G7 Leaders and Astroscale Share a Vision for Space   

Posted June 14th, 2021 Posted in News

On Sunday, June 13, at the G7 Leaders’ Summit in Carbis Bay, Cornwall, UK, delegates from Canada, France, Germany, Italy, Japan, the UK, the USA, and the EU released a joint statement pledging to take action to tackle the growing hazard of space debris and highlighting their commitment to the safe and sustainable use of space to support humanity’s ambitions now and in the future. The statement also emphasized the importance of developing common standards, best practices and guidelines related to sustainable space operations alongside the need for a collaborative approach for space traffic management and coordination.

“Yesterday’s G7 joint statement recognizes the urgent need for debris removal and on-orbit servicing activities to protect our orbital environment as an international asset,” said Nobu Okada, Founder & CEO of Astroscale. “Global cooperation among all stakeholders is critical to turn international guidelines into common practice and commercially viable services. Our ELSA-d mission will demonstrate the technology to dock and remove space debris this year, and we embrace the opportunity to work in partnership with space-faring governments and industry going forward.”

The growth in large satellite constellations presents tremendous opportunity for global connectivity and growth, but also environmental concern if congested orbits remain unmanaged. Latest figures from the European Space Agency suggest there are over 128 million debris objects larger than 1mm in space, including the most hazardous objects such as defunct satellites and upper stage rockets.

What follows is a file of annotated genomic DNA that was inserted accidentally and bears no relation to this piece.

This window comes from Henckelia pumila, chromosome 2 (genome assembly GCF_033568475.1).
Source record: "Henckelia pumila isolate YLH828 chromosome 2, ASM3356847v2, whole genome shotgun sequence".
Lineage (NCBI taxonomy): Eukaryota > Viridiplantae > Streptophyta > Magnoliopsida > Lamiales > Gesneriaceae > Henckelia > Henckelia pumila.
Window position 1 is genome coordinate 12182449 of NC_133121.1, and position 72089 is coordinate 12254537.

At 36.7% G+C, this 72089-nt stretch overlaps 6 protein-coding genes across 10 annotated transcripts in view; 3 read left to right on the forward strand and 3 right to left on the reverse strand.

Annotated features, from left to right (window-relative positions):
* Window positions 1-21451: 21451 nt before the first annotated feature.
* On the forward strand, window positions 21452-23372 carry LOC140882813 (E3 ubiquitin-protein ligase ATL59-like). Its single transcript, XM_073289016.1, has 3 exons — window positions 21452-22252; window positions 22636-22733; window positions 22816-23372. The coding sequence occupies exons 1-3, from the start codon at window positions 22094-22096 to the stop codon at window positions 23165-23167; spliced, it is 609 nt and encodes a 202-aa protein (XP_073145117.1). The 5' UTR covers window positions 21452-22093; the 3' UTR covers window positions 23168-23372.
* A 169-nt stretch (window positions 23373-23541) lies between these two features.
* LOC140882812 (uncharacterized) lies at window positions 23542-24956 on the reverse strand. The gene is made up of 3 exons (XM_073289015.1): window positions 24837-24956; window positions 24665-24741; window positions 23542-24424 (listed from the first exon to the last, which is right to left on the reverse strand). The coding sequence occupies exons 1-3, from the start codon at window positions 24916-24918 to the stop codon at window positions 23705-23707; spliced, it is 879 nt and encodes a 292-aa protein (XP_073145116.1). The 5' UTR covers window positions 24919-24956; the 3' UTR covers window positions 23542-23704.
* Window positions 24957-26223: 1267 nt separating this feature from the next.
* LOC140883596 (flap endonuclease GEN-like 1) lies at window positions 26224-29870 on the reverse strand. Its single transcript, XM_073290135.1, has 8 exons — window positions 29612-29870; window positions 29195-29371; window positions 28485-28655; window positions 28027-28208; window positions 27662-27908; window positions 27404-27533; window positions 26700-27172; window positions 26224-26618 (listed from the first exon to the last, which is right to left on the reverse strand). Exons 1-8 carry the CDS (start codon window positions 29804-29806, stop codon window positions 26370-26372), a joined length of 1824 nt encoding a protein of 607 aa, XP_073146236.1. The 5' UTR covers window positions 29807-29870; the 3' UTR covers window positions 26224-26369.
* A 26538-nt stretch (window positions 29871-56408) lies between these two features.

“We’re delighted that space sustainability is receiving high level attention with G7 leaders,” said John Auburn, Astroscale UK’s Managing Director and Group Chief Commercial Officer. “Space debris is a very real challenge for governments and large constellation satellite companies, and tackling the problem requires national support for globally agreed norms of behavior, political leadership and partnership between the private sector and governments to protect space for future generations and start cleaning up space now.”

Astroscale is developing numerous services that respond to the global challenge of space sustainability. ELSA-d, the world’s first end-to-end demonstration of orbital debris removal, was successfully launched on March 22, 2021, from the Baikonur Cosmodrome in Kazakhstan. The spacecraft will be operated from the In-Orbit Servicing Control Centre in Harwell, UK, and will demonstrate the technologies and capabilities necessary for debris capture and removal this summer.

Last month, Astroscale UK announced a funding award from partners OneWeb, the global satellite communications network, to mature Astroscale’s satellite end-of-life technology and capability towards a commercial service offering by 2024. Other future missions include Phase I of the Japan Aerospace Exploration Agency’s Commercial Removal of Debris Demonstration project, scheduled to launch in early 2023, and Astroscale U.S., and its subsidiary, Astroscale Israel, are working to launch the company’s first satellite life-extension platform in geostationary orbit.

“We applaud G7 leadership for this commitment to space sustainability, and we hope to see governments around the world turn this intent into action by committing resources to achieve tangible outcomes,” said Ron Lopez, President and Managing Director of Astroscale U.S. “Societal services and benefits, exploration beyond our planet, and the growing space economy all require a safe, secure, and well-managed orbital environment, and Astroscale is excited to work with global partners to make that environment a reality.”

In addition to developing the technologies, Astroscale is defining business cases and working with policymakers to ensure debris issues are addressed and servicing opportunities for sustainability are realized.